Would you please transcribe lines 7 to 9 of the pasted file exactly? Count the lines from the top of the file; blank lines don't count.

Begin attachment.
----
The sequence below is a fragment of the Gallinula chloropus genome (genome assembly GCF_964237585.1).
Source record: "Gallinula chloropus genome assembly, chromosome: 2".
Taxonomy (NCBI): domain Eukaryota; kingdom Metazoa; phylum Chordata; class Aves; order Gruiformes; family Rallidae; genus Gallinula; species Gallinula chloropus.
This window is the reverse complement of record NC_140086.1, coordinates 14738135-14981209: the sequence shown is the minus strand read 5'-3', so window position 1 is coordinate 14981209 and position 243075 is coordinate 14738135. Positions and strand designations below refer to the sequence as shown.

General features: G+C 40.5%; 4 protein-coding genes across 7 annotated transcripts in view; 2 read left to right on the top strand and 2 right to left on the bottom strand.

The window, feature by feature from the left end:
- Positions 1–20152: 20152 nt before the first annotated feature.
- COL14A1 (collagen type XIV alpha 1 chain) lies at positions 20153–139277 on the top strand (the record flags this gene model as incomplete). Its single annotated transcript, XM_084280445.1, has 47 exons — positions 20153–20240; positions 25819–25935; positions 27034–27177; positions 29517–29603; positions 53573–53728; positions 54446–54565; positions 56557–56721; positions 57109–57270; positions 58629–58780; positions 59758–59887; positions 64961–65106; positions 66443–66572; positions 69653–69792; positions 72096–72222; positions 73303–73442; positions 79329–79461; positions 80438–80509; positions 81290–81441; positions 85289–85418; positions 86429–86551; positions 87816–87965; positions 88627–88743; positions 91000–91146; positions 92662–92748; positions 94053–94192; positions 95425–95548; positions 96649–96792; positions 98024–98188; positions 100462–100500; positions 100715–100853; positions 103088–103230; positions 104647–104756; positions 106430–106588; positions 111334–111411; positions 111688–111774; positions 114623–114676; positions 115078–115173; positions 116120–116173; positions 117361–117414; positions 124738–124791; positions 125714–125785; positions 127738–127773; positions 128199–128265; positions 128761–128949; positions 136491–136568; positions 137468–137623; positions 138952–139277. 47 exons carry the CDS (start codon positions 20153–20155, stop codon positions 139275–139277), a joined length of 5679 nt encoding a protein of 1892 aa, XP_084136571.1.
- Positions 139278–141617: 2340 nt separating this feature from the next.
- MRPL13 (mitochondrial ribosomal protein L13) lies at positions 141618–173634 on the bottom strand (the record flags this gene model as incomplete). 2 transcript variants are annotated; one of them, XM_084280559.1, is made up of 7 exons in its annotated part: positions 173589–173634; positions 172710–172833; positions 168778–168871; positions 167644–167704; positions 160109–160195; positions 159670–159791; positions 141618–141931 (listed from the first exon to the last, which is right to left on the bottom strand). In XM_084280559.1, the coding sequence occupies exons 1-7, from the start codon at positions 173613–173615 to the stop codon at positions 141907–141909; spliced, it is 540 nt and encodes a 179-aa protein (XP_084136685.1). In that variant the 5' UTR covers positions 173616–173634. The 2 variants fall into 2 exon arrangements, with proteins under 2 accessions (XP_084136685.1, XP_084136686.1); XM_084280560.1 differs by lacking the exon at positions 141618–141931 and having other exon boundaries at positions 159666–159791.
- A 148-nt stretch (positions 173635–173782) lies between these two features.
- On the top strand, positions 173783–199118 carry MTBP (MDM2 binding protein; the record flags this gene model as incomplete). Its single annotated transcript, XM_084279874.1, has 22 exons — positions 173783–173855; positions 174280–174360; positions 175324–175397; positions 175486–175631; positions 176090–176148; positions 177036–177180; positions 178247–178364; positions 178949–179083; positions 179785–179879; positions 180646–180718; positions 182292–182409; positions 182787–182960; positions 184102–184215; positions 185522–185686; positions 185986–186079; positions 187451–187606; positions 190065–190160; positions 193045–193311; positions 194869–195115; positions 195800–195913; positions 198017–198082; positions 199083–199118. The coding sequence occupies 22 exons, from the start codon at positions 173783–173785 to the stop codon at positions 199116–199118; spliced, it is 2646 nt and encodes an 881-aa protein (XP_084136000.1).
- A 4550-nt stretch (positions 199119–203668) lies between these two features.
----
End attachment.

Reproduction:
- Positions 1–20152: 20152 nt before the first annotated feature.
- COL14A1 (collagen type XIV alpha 1 chain) lies at positions 20153–139277 on the top strand (the record flags this gene model as incomplete). Its single annotated transcript, XM_084280445.1, has 47 exons — positions 20153–20240; positions 25819–25935; positions 27034–27177; positions 29517–29603; positions 53573–53728; positions 54446–54565; positions 56557–56721; positions 57109–57270; positions 58629–58780; positions 59758–59887; positions 64961–65106; positions 66443–66572; positions 69653–69792; positions 72096–72222; positions 73303–73442; positions 79329–79461; positions 80438–80509; positions 81290–81441; positions 85289–85418; positions 86429–86551; positions 87816–87965; positions 88627–88743; positions 91000–91146; positions 92662–92748; positions 94053–94192; positions 95425–95548; positions 96649–96792; positions 98024–98188; positions 100462–100500; positions 100715–100853; positions 103088–103230; positions 104647–104756; positions 106430–106588; positions 111334–111411; positions 111688–111774; positions 114623–114676; positions 115078–115173; positions 116120–116173; positions 117361–117414; positions 124738–124791; positions 125714–125785; positions 127738–127773; positions 128199–128265; positions 128761–128949; positions 136491–136568; positions 137468–137623; positions 138952–139277. 47 exons carry the CDS (start codon positions 20153–20155, stop codon positions 139275–139277), a joined length of 5679 nt encoding a protein of 1892 aa, XP_084136571.1.
- Positions 139278–141617: 2340 nt separating this feature from the next.